If you know me at all, you know that I’m passionate about my job as a teacher. And, if you know me well, you know that I’m even more passionate about my students’ character and behavior. This is my sixteenth year in the classroom and somewhere, early on in my teaching journey, I realized that character education is clutch (I’m 37 – can I even use that word?). It’s the most important piece of the teaching puzzle.
Every year the social and emotional needs of the students in my classroom are different. It’s almost as if each year, each group, has a bit of a theme. Last year our “theme” was paying attention to our thoughts. We spent a lot of time talking about combating negative thoughts with positive ones. We talked about believing the truth, instead of believing lies that prance happily through our brains every day.
This is SO real life! As an adult, this has been, and still is, a part of my own personal journey. Good grief! When I actually take the time to notice what’s running through my head, it can be kind of sketchy. Since when did I start thinking, “You’re a horrible teacher,” or, “You’re never going to get it right,”?!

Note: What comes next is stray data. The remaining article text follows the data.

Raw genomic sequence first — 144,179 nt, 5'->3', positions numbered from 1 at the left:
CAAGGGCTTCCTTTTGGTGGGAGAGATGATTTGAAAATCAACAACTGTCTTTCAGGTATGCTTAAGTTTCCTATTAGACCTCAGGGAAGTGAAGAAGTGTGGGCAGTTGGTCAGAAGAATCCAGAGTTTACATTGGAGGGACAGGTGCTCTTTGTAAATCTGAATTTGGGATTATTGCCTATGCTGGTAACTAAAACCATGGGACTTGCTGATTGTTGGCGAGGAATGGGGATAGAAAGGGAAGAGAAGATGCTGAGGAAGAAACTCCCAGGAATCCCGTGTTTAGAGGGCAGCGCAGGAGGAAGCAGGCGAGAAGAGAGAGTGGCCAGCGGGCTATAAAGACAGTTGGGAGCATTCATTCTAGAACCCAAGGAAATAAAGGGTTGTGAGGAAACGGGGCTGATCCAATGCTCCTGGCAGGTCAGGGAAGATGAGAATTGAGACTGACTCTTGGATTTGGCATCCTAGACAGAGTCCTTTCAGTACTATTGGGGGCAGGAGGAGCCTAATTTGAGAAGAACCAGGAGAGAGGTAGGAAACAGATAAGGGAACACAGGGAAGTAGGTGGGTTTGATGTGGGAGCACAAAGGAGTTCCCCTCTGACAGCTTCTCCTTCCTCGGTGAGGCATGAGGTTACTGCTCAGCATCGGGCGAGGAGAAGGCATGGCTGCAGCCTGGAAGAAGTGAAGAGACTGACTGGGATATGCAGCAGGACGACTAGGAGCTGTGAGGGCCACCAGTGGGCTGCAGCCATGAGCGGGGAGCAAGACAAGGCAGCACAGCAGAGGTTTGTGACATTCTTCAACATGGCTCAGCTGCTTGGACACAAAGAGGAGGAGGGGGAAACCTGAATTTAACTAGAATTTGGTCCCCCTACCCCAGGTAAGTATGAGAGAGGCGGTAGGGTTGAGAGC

Last spring a little idea began to form between myself and my teaching buddy, Amy. Wouldn’t it be fun if I wrote a book that catered exactly to the social and emotional issues our students wrestled with every day? Amy is my teaching neighbor and my sounding board and she just happens to be a talented artist. Wouldn’t it be fun if she illustrated the book?
Over the summer, we met weekly at Starbucks, giggled at my story drafts and her drawings, and gave each other feedback. By mid-summer, we were looking at each other saying, “Are we being serious? This is actually happening.”
And, thus, Scooter and the Muttering Monster was born!